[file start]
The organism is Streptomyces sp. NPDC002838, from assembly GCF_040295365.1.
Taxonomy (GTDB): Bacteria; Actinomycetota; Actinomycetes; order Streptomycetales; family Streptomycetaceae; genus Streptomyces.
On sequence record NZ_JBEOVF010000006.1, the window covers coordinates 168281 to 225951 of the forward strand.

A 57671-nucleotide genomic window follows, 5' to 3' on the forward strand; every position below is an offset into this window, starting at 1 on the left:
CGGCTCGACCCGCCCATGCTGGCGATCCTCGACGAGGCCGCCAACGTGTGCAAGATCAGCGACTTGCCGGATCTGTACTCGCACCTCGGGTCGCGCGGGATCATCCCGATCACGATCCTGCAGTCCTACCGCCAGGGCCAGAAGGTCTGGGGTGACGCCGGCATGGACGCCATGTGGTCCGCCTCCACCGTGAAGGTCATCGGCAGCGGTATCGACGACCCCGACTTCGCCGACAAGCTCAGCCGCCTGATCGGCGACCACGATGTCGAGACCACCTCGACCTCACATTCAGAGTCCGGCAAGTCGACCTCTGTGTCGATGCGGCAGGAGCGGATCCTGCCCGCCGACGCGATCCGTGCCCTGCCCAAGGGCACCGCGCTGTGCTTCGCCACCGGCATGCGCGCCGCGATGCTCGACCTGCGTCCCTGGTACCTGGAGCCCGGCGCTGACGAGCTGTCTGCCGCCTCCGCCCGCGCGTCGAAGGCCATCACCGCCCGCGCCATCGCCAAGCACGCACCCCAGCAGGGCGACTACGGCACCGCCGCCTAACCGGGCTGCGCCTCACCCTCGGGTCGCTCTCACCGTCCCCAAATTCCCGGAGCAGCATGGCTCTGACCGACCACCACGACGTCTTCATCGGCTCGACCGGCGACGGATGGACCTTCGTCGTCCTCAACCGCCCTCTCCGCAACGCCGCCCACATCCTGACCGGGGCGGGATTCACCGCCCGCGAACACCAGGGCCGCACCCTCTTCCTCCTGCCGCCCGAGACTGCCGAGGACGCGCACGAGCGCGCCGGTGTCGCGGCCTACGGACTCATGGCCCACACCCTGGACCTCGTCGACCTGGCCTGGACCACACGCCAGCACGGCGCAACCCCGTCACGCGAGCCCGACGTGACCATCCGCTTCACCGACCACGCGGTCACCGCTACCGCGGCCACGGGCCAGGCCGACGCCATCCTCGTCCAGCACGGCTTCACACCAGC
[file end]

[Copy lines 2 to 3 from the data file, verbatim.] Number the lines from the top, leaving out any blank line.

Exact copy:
Taxonomy (GTDB): Bacteria; Actinomycetota; Actinomycetes; order Streptomycetales; family Streptomycetaceae; genus Streptomyces.
On sequence record NZ_JBEOVF010000006.1, the window covers coordinates 168281 to 225951 of the forward strand.